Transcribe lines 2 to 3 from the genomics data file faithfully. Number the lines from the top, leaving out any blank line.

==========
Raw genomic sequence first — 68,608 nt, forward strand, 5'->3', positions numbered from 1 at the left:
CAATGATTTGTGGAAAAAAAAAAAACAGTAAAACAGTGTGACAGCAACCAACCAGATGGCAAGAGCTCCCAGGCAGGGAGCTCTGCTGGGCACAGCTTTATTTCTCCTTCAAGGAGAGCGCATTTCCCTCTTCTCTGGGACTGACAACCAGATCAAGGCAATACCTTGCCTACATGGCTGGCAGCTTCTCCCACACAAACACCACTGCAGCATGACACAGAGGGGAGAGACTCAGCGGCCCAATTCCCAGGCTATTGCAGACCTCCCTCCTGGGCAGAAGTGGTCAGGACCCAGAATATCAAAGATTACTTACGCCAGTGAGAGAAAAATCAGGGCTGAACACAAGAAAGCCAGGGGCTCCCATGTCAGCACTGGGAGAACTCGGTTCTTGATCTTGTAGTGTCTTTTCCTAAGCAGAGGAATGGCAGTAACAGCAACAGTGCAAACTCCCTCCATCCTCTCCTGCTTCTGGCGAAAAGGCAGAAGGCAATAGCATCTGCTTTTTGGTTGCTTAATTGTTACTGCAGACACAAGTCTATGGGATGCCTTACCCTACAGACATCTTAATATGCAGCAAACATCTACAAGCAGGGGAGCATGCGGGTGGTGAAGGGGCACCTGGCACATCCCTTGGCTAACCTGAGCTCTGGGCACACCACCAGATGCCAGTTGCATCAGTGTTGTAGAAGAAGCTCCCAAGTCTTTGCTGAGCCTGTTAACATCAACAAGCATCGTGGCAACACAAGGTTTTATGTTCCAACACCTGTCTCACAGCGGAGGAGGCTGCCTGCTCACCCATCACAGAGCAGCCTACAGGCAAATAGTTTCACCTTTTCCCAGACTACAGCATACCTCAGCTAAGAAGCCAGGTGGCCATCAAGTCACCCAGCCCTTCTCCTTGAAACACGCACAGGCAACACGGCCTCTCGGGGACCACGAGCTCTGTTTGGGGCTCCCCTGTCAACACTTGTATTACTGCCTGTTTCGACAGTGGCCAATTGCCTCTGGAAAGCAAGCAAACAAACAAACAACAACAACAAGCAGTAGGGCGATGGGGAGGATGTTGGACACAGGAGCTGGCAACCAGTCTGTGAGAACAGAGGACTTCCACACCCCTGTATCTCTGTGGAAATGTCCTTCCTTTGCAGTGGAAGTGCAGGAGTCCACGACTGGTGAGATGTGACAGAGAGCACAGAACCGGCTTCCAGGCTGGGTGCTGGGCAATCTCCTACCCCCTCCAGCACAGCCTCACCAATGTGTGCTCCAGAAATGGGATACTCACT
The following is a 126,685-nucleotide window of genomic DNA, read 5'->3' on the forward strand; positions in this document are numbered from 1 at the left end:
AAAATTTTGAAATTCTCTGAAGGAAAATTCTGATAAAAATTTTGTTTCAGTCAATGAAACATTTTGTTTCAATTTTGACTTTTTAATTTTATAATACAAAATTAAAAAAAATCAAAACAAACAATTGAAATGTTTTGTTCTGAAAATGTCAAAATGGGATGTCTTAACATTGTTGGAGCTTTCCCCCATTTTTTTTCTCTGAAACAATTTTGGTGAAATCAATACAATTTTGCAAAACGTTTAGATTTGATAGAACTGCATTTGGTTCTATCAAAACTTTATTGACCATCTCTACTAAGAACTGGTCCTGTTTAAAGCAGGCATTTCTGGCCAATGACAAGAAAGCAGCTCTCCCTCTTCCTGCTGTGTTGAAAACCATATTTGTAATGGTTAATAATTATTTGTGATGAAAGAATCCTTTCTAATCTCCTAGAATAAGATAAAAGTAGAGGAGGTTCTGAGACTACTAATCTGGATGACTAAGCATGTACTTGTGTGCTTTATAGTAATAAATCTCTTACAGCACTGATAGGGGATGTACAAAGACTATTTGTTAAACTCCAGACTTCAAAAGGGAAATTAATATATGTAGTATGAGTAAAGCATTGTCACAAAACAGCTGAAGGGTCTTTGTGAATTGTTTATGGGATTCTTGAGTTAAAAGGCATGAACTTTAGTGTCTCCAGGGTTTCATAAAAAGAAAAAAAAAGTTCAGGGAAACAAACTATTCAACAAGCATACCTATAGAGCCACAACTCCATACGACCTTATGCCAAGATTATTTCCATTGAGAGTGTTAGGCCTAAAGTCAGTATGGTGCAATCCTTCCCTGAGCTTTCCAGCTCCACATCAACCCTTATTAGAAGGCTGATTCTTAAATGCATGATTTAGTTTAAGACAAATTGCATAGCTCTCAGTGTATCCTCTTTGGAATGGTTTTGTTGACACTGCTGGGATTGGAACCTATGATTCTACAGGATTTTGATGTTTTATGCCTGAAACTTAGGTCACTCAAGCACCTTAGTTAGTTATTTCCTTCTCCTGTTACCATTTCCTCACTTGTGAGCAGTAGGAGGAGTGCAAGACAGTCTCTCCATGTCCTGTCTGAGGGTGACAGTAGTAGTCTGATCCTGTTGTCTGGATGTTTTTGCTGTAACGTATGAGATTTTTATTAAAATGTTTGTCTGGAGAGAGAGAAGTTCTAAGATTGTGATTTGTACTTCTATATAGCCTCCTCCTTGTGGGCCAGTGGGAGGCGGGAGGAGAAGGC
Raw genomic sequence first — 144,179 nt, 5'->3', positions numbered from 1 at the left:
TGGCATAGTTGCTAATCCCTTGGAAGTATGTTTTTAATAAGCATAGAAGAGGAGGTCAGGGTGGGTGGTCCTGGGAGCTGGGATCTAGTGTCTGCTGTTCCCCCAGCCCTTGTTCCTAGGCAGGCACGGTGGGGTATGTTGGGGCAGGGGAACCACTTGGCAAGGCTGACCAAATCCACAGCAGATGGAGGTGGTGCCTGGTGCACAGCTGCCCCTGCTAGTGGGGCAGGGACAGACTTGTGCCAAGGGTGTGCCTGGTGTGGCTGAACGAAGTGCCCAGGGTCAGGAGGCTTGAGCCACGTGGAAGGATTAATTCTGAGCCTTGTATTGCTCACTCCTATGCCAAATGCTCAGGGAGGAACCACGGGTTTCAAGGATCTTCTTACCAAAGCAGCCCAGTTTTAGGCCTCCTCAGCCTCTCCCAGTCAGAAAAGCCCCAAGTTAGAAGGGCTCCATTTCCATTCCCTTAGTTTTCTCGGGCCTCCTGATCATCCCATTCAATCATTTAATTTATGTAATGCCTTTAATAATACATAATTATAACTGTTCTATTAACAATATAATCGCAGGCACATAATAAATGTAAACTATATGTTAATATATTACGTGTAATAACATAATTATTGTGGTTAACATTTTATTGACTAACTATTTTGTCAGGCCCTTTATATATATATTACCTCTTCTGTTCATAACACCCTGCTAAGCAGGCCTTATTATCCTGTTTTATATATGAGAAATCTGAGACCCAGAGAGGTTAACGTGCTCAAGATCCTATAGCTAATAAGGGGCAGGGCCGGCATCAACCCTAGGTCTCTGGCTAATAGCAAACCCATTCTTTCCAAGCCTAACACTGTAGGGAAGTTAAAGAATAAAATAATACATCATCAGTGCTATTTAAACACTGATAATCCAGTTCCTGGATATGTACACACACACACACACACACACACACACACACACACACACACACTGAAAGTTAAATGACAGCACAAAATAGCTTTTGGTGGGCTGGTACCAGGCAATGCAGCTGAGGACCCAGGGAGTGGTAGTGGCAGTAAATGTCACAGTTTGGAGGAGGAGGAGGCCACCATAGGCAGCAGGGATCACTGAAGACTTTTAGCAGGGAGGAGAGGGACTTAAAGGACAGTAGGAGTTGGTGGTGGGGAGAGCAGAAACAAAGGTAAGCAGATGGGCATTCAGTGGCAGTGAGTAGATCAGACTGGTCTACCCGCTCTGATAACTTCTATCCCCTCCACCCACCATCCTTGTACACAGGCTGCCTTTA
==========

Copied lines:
CAATGATTTGTGGAAAAAAAAAAAACAGTAAAACAGTGTGACAGCAACCAACCAGATGGCAAGAGCTCCCAGGCAGGGAGCTCTGCTGGGCACAGCTTTATTTCTCCTTCAAGGAGAGCGCATTTCCCTCTTCTCTGGGACTGACAACCAGATCAAGGCAATACCTTGCCTACATGGCTGGCAGCTTCTCCCACACAAACACCACTGCAGCATGACACAGAGGGGAGAGACTCAGCGGCCCAATTCCCAGGCTATTGCAGACCTCCCTCCTGGGCAGAAGTGGTCAGGACCCAGAATATCAAAGATTACTTACGCCAGTGAGAGAAAAATCAGGGCTGAACACAAGAAAGCCAGGGGCTCCCATGTCAGCACTGGGAGAACTCGGTTCTTGATCTTGTAGTGTCTTTTCCTAAGCAGAGGAATGGCAGTAACAGCAACAGTGCAAACTCCCTCCATCCTCTCCTGCTTCTGGCGAAAAGGCAGAAGGCAATAGCATCTGCTTTTTGGTTGCTTAATTGTTACTGCAGACACAAGTCTATGGGATGCCTTACCCTACAGACATCTTAATATGCAGCAAACATCTACAAGCAGGGGAGCATGCGGGTGGTGAAGGGGCACCTGGCACATCCCTTGGCTAACCTGAGCTCTGGGCACACCACCAGATGCCAGTTGCATCAGTGTTGTAGAAGAAGCTCCCAAGTCTTTGCTGAGCCTGTTAACATCAACAAGCATCGTGGCAACACAAGGTTTTATGTTCCAACACCTGTCTCACAGCGGAGGAGGCTGCCTGCTCACCCATCACAGAGCAGCCTACAGGCAAATAGTTTCACCTTTTCCCAGACTACAGCATACCTCAGCTAAGAAGCCAGGTGGCCATCAAGTCACCCAGCCCTTCTCCTTGAAACACGCACAGGCAACACGGCCTCTCGGGGACCACGAGCTCTGTTTGGGGCTCCCCTGTCAACACTTGTATTACTGCCTGTTTCGACAGTGGCCAATTGCCTCTGGAAAGCAAGCAAACAAACAAACAACAACAACAAGCAGTAGGGCGATGGGGAGGATGTTGGACACAGGAGCTGGCAACCAGTCTGTGAGAACAGAGGACTTCCACACCCCTGTATCTCTGTGGAAATGTCCTTCCTTTGCAGTGGAAGTGCAGGAGTCCACGACTGGTGAGATGTGACAGAGAGCACAGAACCGGCTTCCAGGCTGGGTGCTGGGCAATCTCCTACCCCCTCCAGCACAGCCTCACCAATGTGTGCTCCAGAAATGGGATACTCACT
The following is a 126,685-nucleotide window of genomic DNA, read 5'->3' on the forward strand; positions in this document are numbered from 1 at the left end: